“Students will understand the role of different organelles including ribosomes, endoplasmic, reticulum, Golgi apparatus and associated vesicles in the export of a protein product from the cell through exocytosis and cellular engulfment of material by endocytosis.”
Ribosomes translate the messenger RNA into a protein by matching the 3-base pair codon with an anticodon on the transport RNA, allowing the production of a polypeptide. The endoplasmic reticulum allows the transport of polypeptides (protein chains) to the Golgi aparatus, where proteins are collected, packaged and distributed throughout the cell and exported through the cell membrane (exocytosis).
Osmosis is the passive movement of water across a semi-permeable membrane
Diffusion is the natural tendency of particles to move from a higher concentration to a lower concentration. It is a passive process – does not require energy to be expended.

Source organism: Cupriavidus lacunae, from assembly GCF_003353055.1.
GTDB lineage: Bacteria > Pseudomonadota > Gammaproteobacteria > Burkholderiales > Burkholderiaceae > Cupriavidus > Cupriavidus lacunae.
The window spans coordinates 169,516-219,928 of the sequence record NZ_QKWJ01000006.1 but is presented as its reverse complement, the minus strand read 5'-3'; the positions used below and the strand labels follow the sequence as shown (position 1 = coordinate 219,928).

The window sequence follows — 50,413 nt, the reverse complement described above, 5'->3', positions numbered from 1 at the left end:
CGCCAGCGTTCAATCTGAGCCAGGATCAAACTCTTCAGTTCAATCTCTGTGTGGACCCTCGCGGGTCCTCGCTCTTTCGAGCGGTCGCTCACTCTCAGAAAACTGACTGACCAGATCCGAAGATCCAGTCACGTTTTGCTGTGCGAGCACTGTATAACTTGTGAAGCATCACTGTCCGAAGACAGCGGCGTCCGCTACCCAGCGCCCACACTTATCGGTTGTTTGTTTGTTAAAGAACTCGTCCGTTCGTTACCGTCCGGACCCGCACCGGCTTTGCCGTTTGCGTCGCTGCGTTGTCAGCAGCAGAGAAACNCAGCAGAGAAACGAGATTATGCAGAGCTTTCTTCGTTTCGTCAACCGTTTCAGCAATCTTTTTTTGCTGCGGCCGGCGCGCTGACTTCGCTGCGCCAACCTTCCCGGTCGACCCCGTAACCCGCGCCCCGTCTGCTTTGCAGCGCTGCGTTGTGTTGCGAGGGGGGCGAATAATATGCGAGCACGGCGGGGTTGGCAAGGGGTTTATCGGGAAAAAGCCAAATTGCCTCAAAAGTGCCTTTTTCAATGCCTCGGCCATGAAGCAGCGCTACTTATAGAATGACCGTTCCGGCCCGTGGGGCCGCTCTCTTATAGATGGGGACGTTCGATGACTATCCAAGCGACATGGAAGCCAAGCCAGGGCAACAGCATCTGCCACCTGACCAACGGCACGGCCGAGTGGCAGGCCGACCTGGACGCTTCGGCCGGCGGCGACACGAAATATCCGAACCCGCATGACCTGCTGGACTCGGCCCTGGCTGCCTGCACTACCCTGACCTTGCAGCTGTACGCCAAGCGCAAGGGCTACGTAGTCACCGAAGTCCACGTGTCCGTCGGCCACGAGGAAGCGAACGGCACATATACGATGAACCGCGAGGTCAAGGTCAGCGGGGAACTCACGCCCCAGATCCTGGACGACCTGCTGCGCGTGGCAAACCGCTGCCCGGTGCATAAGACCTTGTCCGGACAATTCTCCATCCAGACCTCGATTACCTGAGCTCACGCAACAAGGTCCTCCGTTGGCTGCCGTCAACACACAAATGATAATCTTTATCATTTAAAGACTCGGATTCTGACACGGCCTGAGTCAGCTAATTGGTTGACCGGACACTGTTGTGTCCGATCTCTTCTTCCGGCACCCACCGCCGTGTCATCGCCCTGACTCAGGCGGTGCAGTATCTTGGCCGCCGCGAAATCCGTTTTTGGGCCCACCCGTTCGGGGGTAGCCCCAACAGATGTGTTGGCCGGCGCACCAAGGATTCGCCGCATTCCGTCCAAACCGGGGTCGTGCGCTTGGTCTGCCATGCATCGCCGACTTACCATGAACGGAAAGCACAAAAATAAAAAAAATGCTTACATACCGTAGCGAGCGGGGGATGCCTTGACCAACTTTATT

Facilitated diffusion is when a protein channel is required to allow the passive movement of larger molecules through the cell membrane.
Active transport (as opposed to passive transport) means that energy is required for the cell to all transport of substances against the concentration gradient.
Phagocytosis is the movement of solids across a membrane, usually when the cell creates a pocket and engulfs the nutrient.
Pinocytosis is the movement of liquids across a membrane, for example, when a Paramecium expels liquid waste water.
Endocytosis is when substances move into the cell.
Exocytosis is when substances move out of the cell.
- Golgi apparatus animatic (YouTube, 3.32min)
- Endocytosis and Exocytosis (YouTube, 1.40min)
- Endocytosis and Exocytosis Animation (YouTube, 1.39min)
- And another one… (YouTube, 3.53min)
- Cell Transport (Phagocytosis, Pinocytosis and Receptor mediated endocytosis) (YouTube, 8.42min)